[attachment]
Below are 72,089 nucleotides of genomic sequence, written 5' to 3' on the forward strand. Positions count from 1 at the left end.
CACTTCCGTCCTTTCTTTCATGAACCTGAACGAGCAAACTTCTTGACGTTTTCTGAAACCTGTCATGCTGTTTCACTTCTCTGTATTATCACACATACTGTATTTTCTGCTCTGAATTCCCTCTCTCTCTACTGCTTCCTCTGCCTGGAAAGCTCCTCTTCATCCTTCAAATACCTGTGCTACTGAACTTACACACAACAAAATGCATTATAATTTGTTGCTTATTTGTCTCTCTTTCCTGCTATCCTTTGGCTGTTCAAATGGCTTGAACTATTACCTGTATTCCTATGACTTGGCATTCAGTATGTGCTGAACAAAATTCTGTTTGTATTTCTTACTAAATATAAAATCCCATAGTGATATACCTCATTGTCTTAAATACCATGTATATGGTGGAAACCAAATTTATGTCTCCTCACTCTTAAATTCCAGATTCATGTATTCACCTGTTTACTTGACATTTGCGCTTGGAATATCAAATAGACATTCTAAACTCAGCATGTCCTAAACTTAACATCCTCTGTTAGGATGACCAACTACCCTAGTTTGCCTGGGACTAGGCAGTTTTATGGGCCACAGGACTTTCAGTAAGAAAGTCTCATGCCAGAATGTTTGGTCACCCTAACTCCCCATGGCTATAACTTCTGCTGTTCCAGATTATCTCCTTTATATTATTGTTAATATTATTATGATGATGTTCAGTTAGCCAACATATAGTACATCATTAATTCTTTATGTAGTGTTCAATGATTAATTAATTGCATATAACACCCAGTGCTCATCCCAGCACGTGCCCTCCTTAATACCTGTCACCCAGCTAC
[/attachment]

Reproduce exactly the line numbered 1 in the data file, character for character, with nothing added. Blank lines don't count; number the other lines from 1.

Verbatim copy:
Below are 72,089 nucleotides of genomic sequence, written 5' to 3' on the forward strand. Positions count from 1 at the left end.